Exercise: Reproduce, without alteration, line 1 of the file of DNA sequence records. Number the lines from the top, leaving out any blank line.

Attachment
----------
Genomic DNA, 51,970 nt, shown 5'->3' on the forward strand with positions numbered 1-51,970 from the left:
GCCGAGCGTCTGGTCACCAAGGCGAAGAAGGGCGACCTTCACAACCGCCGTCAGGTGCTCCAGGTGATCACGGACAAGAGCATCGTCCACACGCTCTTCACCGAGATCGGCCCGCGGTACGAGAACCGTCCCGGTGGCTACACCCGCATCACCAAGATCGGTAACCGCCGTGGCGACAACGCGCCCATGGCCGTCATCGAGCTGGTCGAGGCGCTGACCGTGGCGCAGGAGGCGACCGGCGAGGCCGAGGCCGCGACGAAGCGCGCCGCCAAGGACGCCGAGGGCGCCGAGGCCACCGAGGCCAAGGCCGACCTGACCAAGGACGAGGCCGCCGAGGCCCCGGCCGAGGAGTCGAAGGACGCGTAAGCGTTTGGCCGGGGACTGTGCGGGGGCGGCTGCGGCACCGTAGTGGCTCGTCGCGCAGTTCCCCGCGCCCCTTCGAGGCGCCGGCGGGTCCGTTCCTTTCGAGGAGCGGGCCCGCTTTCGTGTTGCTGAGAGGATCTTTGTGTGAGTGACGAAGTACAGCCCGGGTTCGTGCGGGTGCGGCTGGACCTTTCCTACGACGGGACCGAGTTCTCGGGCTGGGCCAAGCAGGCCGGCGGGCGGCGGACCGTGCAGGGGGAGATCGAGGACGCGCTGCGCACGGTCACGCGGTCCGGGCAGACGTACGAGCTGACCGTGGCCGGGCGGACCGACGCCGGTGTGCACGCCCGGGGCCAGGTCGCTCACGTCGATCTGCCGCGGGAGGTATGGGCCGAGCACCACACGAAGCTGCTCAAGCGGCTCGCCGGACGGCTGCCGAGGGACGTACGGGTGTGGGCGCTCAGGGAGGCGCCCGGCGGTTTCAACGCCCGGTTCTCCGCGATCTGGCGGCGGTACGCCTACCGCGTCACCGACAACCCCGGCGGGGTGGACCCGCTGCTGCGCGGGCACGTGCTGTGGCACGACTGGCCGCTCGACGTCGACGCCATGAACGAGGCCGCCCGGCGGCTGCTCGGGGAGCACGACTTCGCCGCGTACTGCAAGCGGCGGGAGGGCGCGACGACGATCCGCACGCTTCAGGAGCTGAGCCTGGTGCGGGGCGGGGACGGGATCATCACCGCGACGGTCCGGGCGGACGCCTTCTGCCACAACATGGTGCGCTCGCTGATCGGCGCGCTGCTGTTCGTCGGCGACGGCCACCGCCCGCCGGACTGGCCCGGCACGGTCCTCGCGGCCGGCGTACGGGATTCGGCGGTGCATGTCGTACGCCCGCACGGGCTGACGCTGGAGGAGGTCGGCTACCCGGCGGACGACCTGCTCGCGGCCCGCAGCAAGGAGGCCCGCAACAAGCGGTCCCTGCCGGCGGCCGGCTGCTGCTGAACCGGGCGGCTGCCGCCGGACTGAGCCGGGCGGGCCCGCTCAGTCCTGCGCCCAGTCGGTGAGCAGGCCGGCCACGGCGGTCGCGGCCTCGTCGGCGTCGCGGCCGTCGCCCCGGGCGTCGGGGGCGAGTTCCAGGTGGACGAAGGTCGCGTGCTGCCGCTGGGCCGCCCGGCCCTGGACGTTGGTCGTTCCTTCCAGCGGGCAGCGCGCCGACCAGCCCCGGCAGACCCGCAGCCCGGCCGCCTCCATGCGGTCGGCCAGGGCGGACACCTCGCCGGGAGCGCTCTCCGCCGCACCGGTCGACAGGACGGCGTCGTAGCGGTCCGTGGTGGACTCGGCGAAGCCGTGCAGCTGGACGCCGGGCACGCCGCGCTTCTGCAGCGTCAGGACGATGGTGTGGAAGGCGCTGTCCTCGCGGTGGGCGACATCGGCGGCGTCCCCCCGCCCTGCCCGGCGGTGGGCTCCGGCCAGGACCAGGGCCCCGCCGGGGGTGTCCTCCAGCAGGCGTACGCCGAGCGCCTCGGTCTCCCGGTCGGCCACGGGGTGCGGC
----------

Genomic DNA, 51,970 nt, shown 5'->3' on the forward strand with positions numbered 1-51,970 from the left: